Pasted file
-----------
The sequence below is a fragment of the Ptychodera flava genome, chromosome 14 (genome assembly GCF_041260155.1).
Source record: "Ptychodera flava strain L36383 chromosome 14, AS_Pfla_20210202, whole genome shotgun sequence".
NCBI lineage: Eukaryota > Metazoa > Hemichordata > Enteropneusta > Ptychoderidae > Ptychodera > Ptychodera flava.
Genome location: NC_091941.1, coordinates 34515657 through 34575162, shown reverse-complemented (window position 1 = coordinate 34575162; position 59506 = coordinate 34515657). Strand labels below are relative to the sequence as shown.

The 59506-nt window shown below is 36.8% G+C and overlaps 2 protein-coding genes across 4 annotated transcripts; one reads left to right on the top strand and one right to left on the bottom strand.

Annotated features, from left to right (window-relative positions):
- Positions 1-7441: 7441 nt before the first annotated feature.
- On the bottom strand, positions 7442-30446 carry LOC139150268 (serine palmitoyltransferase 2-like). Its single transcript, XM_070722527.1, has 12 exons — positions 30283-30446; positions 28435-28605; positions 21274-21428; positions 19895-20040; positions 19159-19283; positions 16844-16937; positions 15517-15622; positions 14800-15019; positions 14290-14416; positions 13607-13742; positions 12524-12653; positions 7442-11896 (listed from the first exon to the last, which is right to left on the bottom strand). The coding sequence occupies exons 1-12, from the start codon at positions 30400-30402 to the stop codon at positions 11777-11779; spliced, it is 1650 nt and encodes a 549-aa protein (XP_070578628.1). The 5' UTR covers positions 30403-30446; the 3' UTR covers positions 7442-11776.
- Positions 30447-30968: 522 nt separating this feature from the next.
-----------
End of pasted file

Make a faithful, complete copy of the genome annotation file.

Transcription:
The sequence below is a fragment of the Ptychodera flava genome, chromosome 14 (genome assembly GCF_041260155.1).
Source record: "Ptychodera flava strain L36383 chromosome 14, AS_Pfla_20210202, whole genome shotgun sequence".
NCBI lineage: Eukaryota > Metazoa > Hemichordata > Enteropneusta > Ptychoderidae > Ptychodera > Ptychodera flava.
Genome location: NC_091941.1, coordinates 34515657 through 34575162, shown reverse-complemented (window position 1 = coordinate 34575162; position 59506 = coordinate 34515657). Strand labels below are relative to the sequence as shown.

The 59506-nt window shown below is 36.8% G+C and overlaps 2 protein-coding genes across 4 annotated transcripts; one reads left to right on the top strand and one right to left on the bottom strand.

Annotated features, from left to right (window-relative positions):
- Positions 1-7441: 7441 nt before the first annotated feature.
- On the bottom strand, positions 7442-30446 carry LOC139150268 (serine palmitoyltransferase 2-like). Its single transcript, XM_070722527.1, has 12 exons — positions 30283-30446; positions 28435-28605; positions 21274-21428; positions 19895-20040; positions 19159-19283; positions 16844-16937; positions 15517-15622; positions 14800-15019; positions 14290-14416; positions 13607-13742; positions 12524-12653; positions 7442-11896 (listed from the first exon to the last, which is right to left on the bottom strand). The coding sequence occupies exons 1-12, from the start codon at positions 30400-30402 to the stop codon at positions 11777-11779; spliced, it is 1650 nt and encodes a 549-aa protein (XP_070578628.1). The 5' UTR covers positions 30403-30446; the 3' UTR covers positions 7442-11776.
- Positions 30447-30968: 522 nt separating this feature from the next.